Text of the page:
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Summary: Take a look our latest taxi industry news post, featuring a spotlight on safe working hours, Newcastle cabbies on strike, and a new rideshare app hoping to compete with Uber.

Meta Title: Taxi News | Uber News | June 2016

Meta Description: View the latest taxi news at The Taxi Centre, with all the latest developments from the taxi industry. Find out about Uber working hours, Karhoo, and Virgin permit charges.


Man holding phone with taxi app

Uber defends “unsafe” 65 hour week comments

Uber has come under criticism for allegedly encouraging drivers to work 65-hour weeks on a page on its UK website. The now reworded page promised that drivers could turn their cars into “money machines” and earn up to £3360 a month Uber stated that this was based on “average net payments of partner drivers in London who have driven 55-65 hours [per week]”, despite the legal safe limit for lorry, bus, and taxi drivers being 56 hours a week.

In response to the criticism, an Uber spokesman stated that “Uber does not set shifts and drivers who partner with us can choose the hours they work”. They went on to say that drivers who worked “too many hours” would receive a message from the company advising about safe driving, although Uber did not state what “too many hours” constituted.

Newcastle drivers launch Virgin protest

Cabbies in Newcastle have launched an attack on Virgin, going so far as to hold a meeting to discuss the possibility of striking.

Drivers are unhappy with the £2030 annual cost introduced to use a short stay car park outside Newcastle Central Station, and say that they are being “exploited” by Virgin. However, Virgin has argued that the price reflects the “market value”, despite being higher than the cost of similar permits in Leicester, Preston, and Birmingham combined.

Speaking to the Newcastle Evening Chronicle, RMT regional organiser Micky Thompson said that Newcastle drivers are “paying one of the highest permit prices in the country [  ]. We have been trying to negotiate and getting nowhere, it is ridiculous. We are paying that much for the use of ten spaces”.

A spokesperson for Virgin Trains said that the company is in discussion with drivers, and has contingency arrangements should drivers take the course of industrial action.


Taxi comparison app launches across UK         

The taxi fare comparison app Karhoo has rolled out across the UK, six weeks after its initial London launch.

Karhoo touts itself as a competitor to services like Uber and Hailo, and works in a similar fashion, with users able to view nearby vehicles on a map and order through an app. However, unlike these apps, Karhoo is “open platform”. That means that any company – including hackney and minicab services, and excluding Uber – can sign up and have their fleet listed inside the app.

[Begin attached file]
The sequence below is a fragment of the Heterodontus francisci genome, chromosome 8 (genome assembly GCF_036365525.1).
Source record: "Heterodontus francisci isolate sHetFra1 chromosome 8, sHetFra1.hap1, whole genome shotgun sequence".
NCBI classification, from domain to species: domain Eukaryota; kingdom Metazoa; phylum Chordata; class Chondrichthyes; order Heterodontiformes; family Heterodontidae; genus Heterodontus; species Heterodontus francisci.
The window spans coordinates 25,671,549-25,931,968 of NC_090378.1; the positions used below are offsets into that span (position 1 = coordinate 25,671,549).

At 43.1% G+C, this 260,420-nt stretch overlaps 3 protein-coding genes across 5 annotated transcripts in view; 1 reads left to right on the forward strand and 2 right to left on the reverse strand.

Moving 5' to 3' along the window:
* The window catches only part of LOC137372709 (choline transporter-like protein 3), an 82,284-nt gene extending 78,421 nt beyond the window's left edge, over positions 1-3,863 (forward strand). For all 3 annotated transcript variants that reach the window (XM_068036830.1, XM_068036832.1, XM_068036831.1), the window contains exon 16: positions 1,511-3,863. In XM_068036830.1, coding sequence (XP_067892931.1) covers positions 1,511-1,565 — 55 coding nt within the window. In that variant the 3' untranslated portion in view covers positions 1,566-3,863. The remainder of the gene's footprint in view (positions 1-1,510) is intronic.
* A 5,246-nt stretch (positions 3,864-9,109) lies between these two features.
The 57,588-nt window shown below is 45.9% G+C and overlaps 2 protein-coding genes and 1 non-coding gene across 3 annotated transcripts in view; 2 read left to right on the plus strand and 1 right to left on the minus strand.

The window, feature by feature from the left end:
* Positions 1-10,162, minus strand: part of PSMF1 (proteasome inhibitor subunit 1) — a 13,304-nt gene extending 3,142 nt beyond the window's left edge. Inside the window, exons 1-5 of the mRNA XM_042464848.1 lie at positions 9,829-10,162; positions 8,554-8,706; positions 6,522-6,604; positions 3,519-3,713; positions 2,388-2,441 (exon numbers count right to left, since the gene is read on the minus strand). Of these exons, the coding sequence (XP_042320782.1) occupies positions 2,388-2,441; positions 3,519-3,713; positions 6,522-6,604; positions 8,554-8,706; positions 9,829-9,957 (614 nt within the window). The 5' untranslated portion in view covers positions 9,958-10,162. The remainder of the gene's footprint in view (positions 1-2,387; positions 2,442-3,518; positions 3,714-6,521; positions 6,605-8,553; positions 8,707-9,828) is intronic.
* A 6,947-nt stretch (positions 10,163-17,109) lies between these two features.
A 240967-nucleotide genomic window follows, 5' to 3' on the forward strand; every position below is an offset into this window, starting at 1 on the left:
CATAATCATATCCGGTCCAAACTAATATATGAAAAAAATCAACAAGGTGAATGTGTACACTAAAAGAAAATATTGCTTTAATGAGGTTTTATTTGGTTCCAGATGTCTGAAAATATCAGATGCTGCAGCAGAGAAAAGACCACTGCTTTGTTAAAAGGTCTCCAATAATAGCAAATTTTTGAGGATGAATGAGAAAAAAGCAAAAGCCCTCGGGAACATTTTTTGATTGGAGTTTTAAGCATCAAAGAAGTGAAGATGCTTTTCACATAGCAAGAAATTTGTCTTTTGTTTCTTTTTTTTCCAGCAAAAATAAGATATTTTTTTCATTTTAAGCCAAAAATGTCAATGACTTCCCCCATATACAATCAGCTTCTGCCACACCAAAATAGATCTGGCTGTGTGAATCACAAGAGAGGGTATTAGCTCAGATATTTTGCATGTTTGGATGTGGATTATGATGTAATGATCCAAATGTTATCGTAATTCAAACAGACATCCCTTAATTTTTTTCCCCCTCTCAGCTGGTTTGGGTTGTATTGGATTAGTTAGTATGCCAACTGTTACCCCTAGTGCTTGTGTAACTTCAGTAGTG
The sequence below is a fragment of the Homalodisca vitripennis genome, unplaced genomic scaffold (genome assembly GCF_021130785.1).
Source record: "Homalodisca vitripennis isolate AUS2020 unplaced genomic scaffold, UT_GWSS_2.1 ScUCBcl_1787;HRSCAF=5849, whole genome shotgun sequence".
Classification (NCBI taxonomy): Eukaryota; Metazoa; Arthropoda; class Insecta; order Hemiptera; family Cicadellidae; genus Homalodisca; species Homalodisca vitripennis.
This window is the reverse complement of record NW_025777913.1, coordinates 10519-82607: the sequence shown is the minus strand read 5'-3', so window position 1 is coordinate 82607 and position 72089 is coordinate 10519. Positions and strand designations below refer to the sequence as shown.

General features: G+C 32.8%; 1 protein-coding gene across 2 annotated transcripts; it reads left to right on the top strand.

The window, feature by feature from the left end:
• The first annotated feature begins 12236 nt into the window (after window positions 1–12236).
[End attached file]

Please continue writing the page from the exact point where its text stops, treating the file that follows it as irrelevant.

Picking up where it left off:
The app works as a price comparison tool, allowing users to select the company offering the lowest price, a feature that Karhoo hope will give the service an advantage over its more established competitors. Other unique features include pre-booking (which is unavailable through Uber), and a lack of surge pricing.

Karhoo is currently undergoing a slow launch in the following cities: Edinburgh, Glasgow, Belfast, Leeds, Bradford, Manchester, Liverpool, Stoke-On-Trent, Nottingham, Derby, Leicester, Birmingham, and Brighton.

Uber launches food delivery service

Uber has brought its food delivery service UberEats to London, in an act directly competing with Deliveroo. The Silicon Valley based firm has launched the service in Central London, allowing users to order food for delivery from restaurants within a given radius. Uber promises a delivery time of 30 minutes or less, or the next order will be free. The company says it has already signed up thousands of delivery drivers, who like it’s rideshare service will be employed on a purely freelance basis.

Last year rival rideshare service Gett launched similar “Gett Pizza” and “Gett Groceries” services, allowing users to order pizza and even shopping through its app. These services show a redefining of the taxi driver job spec, pointing to a future where the job encompasses a wider set of duties – although any drivers instructed on post pub drive through runs by customers may well be familiar with that future.

Author: Fusion

Title: Car Cultures of the World: United Arab Emirates

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Summary: This month’s Car Culture of the World is the United Arab Emirates; specifically, Dubai. In the 90's, it was little more than a ghost town, with a couple of dodgy hotels and swirling red sand covering the roads. Fast forward a decade or two, and Dubai has been reborn, like a Stars in their Eyes contestant emerging from sequined doors, wreathed in dry ice. And their tuner scene is insane.

Meta Title: Cars of Dubai| United Arab Emirates | Bristol Street Motors

Meta Description: This month, Bristol Street Motors takes a look at the tuner culture and extravagant supercars of Dubai, United Arab Emirates



Let’s clamber aboard the Bristol Street Learjet and whiz off on another exploration of exotic countries and their car cultures. This month’s stop is the United Arab Emirates; specifically, Dubai. If you’d taken this trip in the 90’s, you’d have touched down in a ghost town with a couple of dodgy hotels and swirling red sand gradually reclaiming the roads. Fast forward a decade or two, and Dubai has been reborn, like a Stars in their Eyes contestant emerging from sequined doors, wreathed in dry ice. And their tuner scene is insane.

You know a city is mad for cars when the police force’s cruiser collection is worth upwards of $5 million. Get caught going 36mph in a 30 in Dubai, and it’s perfectly possible that the flashing blue lights in your rear view mirror will be mounted on a Bugatti Veyron. Try outrunning that. Actually, if you’re one of Dubai’s innumerable tycoon playboys, you probably could have a good shot at outrunning it, as Dubai is home to one of the most densely packed collections of supercars in the world.